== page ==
Those are the things that the Lakers have collected this offseason so far. Lin and Hill both have movable contracts that can come off the books after this season. Randle and second round pick Jordan Clarkson, who was extremely impressive in Summer League play, are two promising and intriguing prospects. Also, with the Rockets losing Lin, Parsons and Omer Asik in a cost cutting trade with the New Orleans Pelicans, they lose three key players from their roster and only filled the void with Ariza. This means that it certainly isn’t out of the question to expect Houston to drop a couple spots this season, perhaps even to a 7 or 8 seed in the playoffs. For each spot the Rockets may drop in playoff seeding (assuming they still get into the postseason), their 2015 draft pick becomes more valuable to the Lakers.
Teams that are looking to trade disgruntled superstars, like the Minnesota Timberwolves for example, generally want expiring contracts so that they can have financial flexibility to help rebuild the roster, along with draft picks or promising prospects who are naturally salary-cap friendly. Now, I’m not saying the Lakers will look to trade for Kevin Love by any means, but they do have some trade chips available to them now to explore some avenues.
Then again, they could hold onto those expiring contracts for this season and just make another run at free agency like I mentioned previously.
Barring any major transactions between now and the trade deadline, expectations for the 2014-2015 Lakers should not be very high. On the bright side, if the Lakers have a second consecutive tumultuous year, they would have a chance to keep their own top-five protected pick in the 2015 draft. If the pick falls anywhere lower than fifth, it goes over to the Phoenix Suns as part of the 2012 trade that brought Steve Nash to Los Angeles. So if all goes well for L.A., or terrible depending on how you look at it, they could end up with two picks in the first round of next year’s draft along with enough spending money to pursue a bevy of talented free agents.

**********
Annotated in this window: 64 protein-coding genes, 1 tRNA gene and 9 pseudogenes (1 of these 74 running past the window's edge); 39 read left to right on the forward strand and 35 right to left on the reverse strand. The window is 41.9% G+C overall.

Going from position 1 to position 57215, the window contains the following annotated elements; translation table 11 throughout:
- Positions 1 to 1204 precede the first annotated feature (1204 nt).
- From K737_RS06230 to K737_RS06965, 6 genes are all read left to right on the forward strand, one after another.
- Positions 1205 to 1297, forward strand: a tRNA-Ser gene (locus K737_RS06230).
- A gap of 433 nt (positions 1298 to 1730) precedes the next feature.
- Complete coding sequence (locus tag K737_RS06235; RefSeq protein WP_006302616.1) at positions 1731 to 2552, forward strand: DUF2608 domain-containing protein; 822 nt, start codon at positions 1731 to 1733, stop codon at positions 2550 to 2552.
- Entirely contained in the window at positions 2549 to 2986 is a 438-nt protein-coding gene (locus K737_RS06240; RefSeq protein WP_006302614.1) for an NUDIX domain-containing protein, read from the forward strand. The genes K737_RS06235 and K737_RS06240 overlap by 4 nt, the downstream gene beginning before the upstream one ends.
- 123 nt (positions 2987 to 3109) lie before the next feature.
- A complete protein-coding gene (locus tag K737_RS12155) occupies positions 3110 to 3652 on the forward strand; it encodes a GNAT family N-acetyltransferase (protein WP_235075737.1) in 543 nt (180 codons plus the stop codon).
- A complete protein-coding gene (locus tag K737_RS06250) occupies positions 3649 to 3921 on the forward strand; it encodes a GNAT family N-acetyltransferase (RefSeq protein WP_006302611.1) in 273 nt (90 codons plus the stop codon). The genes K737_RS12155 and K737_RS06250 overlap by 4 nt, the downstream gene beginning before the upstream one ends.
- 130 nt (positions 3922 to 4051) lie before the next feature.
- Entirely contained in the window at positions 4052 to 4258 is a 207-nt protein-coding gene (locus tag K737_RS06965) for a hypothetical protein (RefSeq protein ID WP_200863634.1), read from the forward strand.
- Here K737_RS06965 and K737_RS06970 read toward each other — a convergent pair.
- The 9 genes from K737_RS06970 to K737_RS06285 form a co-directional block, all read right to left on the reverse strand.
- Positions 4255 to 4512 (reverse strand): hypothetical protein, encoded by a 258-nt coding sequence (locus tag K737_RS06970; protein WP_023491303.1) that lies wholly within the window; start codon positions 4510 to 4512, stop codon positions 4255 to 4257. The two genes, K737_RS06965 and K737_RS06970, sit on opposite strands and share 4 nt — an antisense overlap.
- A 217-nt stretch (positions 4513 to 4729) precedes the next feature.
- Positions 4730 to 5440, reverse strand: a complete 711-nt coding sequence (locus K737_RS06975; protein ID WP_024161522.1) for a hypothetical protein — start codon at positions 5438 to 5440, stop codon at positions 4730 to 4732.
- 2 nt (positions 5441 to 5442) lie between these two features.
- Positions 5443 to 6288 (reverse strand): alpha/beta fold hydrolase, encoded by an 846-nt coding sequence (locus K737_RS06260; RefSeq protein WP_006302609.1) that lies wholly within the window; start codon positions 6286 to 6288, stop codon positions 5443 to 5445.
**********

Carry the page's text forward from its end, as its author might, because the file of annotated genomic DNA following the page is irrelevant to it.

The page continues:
It may not be the most appealing option to a fan base that expects results right away due to prior history, but it is considerably better than overpaying free agents in this class that would severely hinder the team’s ability to bolster the roster in the coming years while not having enough talent to compete for championships.
The key for Laker fans is to be patient with this process. Under the current collective bargaining agreement, rebuilding takes a little more precision and can be more time consuming. It took the Lakers three years to rebuild once they traded away O’Neal in 2004. They did so by gathering expiring contracts and then waiting for the right opportunity to make a move. That’s exactly what they are doing now.
The next step in the journey will be to hire a head coach in the upcoming weeks.
It’s important to remember that there is a reason why Kupchak recently received another contract extension as general manager of the organization. He has an outstanding track record and the Buss family has faith in him to figure things out. It’s time the fan base does the same and gives him a realistic time frame to work with.
The team has endured through one bad season and it may take at least one more. Even if that proves to be true, Los Angeles will have opportunities to right the ship in the next one to two years. The results may not come right away, but not far down the road awaits options that could pay far greater dividends than purging in this year’s free agency.
Lakers Waive Kendall Marshall, Sign Xavier Henry, Wesley Johnson